Same problem as that Philosophy of Happiness class I took in fall ’12, my final fall term I narrowly got through a sociology class. It was about local issues, and I loved the material. I even loved the lectures. My only issue with the class was it’s time, an 8 am class. Morning classes were always the worst, luckily I had a friend in the class and between the two of us we usually knew what was going on.
I loved the lectures! I forget the professor’s name but his lectures were always so passionate! Unfortunately he was a bit more progressive and in your face than I was ready for at the time. Me and my friend sat in the very back of the room, and I’m ashamed to admit we mocked the guy. He once said that “jokes aren’t funny” in response to a girl talking in class and to this day we laugh about it. It wasn’t that we disagreed with him, at least not most of the time, but I had never heard an old man talk the way he did. After the first two weeks I never overslept, hearing him was too much fun, and yet I still struggled with the material. I went to his office hours a few times but that can only do so much.
It all worked out, I got through by the skin of my teeth. That idealistic vibrant man, I’ll never forget him. I wish I would have understood how brilliant he was at the time. Hell, I wish I remembered his name so that I could hit him up and tell him how much he taught me. I guess that isn’t so important though, not as important as using what he taught me to better things. Anyway though, when I watch Bernie Sanders now I feel like I am better able to understand his message because I took this guy’s class.
My professor spoke a lot about economics and the crash of ’08. We learned a lot about billionaires with offshore accounts and corporations that save money by out sourcing. We all felt it too because as millennials we’ve experienced the fall out first hand. So many of us have experienced unemployment ( of parents), foreclosure, and skipped meals before the age of eighteen as a result of corruption. As a high school graduate of class 2008 this is what spoke to me the most. The working/adult world we have entered is not the one we were taught how to deal with, it’s not the one we were told to expect. I won’t tell you that it’s unfair because that isn’t helpful, life ain’t fair, but it sure isn’t what we want. Hopefully we aren’t too afraid to change it, thankfully from my point of view it doesn’t seem like we are but who knows.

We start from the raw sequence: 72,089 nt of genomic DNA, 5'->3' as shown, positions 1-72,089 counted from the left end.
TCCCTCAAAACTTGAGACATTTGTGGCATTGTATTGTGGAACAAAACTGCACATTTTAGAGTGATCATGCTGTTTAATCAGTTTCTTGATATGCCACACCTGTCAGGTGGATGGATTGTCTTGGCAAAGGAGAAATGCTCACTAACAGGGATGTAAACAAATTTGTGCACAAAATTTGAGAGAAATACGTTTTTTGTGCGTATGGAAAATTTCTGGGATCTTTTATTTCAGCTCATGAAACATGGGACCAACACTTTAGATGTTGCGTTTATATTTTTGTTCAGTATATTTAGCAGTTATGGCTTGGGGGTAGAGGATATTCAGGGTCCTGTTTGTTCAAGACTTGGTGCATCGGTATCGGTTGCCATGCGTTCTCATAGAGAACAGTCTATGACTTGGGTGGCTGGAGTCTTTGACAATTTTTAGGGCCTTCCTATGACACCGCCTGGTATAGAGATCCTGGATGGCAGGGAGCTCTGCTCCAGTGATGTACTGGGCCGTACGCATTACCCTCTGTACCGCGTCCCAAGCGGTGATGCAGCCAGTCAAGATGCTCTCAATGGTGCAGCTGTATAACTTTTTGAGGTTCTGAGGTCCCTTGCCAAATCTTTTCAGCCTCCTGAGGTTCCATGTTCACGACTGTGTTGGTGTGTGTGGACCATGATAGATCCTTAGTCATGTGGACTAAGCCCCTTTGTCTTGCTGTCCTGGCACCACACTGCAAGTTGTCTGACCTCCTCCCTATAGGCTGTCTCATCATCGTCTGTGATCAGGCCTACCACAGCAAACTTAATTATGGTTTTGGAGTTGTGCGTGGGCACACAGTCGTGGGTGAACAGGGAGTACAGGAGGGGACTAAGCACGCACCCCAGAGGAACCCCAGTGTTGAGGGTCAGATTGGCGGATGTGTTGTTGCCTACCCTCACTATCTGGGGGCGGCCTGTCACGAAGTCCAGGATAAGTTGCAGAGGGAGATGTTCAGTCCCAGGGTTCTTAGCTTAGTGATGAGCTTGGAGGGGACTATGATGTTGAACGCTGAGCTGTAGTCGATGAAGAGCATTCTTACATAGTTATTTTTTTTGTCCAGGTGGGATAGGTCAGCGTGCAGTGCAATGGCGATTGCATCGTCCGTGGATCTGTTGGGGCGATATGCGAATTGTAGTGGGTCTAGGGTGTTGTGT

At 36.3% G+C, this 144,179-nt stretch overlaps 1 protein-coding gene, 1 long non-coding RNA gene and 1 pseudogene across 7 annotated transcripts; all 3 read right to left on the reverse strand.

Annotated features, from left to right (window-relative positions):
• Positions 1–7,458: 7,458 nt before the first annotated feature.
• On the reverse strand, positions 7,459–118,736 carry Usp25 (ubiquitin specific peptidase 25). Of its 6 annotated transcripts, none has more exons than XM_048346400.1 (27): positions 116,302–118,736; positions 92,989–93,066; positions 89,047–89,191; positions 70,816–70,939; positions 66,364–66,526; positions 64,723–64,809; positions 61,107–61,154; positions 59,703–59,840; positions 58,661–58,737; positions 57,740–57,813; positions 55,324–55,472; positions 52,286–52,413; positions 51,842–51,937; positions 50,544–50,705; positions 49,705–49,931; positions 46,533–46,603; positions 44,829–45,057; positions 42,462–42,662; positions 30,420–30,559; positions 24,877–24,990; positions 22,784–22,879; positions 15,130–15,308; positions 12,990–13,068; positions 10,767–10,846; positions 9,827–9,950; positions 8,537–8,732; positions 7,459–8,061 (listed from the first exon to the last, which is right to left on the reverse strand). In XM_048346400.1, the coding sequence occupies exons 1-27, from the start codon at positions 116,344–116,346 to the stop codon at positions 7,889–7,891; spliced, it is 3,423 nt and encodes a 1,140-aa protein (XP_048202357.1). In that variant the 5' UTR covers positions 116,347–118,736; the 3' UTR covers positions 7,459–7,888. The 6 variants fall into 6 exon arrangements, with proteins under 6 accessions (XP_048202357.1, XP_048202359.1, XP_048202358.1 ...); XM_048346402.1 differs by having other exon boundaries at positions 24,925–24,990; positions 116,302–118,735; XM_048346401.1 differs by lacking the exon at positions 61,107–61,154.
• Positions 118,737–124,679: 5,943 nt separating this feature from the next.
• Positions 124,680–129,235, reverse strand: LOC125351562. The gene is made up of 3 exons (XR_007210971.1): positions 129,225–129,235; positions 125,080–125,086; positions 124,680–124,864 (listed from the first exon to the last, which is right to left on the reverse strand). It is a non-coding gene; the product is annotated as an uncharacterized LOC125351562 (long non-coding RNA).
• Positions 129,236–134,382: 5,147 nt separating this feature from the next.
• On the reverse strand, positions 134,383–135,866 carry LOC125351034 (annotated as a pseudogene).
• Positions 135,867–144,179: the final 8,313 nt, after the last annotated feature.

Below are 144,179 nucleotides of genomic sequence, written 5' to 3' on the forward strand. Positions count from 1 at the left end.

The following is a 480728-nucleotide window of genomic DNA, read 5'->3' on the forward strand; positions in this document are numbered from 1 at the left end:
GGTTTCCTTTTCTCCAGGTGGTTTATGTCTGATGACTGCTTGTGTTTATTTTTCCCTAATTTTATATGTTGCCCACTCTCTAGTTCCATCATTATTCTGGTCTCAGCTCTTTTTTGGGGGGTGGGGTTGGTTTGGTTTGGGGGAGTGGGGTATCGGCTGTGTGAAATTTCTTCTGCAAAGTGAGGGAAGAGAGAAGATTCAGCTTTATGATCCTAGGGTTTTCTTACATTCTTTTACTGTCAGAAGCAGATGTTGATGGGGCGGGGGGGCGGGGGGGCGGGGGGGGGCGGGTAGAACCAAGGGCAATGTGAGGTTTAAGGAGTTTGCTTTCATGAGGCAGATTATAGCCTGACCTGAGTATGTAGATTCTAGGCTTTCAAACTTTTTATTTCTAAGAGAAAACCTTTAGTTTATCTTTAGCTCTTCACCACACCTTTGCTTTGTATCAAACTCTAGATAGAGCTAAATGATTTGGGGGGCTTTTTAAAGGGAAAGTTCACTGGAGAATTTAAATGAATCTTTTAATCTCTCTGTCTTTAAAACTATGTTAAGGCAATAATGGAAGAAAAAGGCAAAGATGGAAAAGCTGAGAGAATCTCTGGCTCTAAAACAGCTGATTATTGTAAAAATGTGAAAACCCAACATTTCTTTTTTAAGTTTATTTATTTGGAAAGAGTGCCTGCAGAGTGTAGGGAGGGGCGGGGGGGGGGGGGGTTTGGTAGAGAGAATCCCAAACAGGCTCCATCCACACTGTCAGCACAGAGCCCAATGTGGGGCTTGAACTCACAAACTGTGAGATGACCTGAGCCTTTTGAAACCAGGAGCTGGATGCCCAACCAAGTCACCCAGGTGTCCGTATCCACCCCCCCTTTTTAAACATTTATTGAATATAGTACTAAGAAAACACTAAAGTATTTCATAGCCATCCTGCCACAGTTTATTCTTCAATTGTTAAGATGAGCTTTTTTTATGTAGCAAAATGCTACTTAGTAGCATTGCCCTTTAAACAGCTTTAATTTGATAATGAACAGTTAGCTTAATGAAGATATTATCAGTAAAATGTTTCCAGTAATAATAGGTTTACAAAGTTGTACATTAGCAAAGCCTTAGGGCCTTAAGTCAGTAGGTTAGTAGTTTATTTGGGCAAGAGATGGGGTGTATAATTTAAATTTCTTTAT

I want to share with my readers why I personally am supporting, and I guess endorsing, Bernie Sanders.
My father started his own architecture firm when he was in his early 30s. It took years of education and was also hard work for our whole family, my parents and I, but he worked hard and supported us. It wasn’t always positive gains and my mom also had to work to make ends meet, but we were all happy.
I tease my little brother sometimes that he doesn’t know the struggle, he didn’t have to live in a world where his parents hadn’t made it yet, but even as I think it I know it’s untrue.
My dad had to close up shop a few years ago and just recently he finally found work in someone else’s firm. NOW as he approaches retirement my wrinkled father has to get all dressed up to go sit at a desk in somebody else’s office, after all he worked for. My mom is still working too mind you, and they are doing just fine but it still makes me sad.
It has become totally acceptable to work 40 hour weeks and still be living from pay check to pay check but it shouldn’t be. That’s not the American dream and it’s not what I want for my husband and I. I’m sick of seeing my friends and family struggle to start out, even though they’ve done everything they could, just because of the system at play. We need a president that knows what it’s like, who has also seen these struggles first hand, and who has a plan to fix them. For the millennial generation in particular this is our chance!